Stirling explains how this currency came to be issued by the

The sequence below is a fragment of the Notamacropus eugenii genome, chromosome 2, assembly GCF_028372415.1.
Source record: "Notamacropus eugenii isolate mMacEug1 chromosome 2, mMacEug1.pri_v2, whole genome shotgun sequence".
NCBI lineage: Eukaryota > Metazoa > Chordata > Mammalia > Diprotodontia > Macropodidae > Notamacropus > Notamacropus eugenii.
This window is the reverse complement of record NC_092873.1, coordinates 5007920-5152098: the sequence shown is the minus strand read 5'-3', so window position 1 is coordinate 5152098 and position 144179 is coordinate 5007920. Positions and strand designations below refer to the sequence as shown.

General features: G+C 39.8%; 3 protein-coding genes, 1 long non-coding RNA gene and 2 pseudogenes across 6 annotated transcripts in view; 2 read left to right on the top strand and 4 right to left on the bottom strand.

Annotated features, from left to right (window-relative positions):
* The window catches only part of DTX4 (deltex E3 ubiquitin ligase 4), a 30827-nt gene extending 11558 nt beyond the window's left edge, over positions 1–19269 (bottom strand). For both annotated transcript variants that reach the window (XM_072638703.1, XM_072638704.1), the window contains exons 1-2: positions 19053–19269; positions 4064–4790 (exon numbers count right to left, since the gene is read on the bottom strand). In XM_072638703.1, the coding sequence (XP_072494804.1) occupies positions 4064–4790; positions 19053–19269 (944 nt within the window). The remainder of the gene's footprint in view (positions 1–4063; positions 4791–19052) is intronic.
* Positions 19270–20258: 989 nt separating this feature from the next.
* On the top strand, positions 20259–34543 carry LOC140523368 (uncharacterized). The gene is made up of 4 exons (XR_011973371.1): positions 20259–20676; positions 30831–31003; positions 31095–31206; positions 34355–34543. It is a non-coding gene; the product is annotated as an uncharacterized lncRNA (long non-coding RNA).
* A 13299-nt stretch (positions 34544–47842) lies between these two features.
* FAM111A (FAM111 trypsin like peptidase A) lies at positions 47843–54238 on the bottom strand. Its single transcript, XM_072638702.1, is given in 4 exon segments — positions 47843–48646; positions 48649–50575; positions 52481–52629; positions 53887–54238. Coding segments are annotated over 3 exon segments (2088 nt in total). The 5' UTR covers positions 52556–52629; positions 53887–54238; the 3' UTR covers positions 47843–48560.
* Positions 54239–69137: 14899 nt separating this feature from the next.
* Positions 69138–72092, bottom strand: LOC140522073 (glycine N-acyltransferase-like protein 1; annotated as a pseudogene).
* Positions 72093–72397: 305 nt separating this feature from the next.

The regiment not having drawn any pay for many months, and the authorities stating it was impossible to get money safely through, Major Birkbeck decided to make his own money. A block stamp was cut out of wood to represent a jackal, as that animal's skin was worn on the men's hats. Underneath was written, "Issued by Paymaster Border Scouts, pay to Bearer"; then signature, John Birkbeck, Major, OCBS. The notes were issued for £5, £2, 10s, and 2s on cloth, and as few of the men could read, ink of a different colour was used for each value. Cloth, like everything else, began to run out, so that in the end blinds, bed-sheets, and table-cloths were commandeered and torn up to make into money. £45,000 worth was issued and in circulation. It was the current coin of the district, the Post Office and Savings' Bank accepting it. The Civil Commissioner used it, while the traders took it or gave it as change. The notes were not redeemed until after peace was declared. Many were cashed far from the district; for example, the Standard Bank alone cashed many hundreds at Cape Town, and a few were presented even in Natal.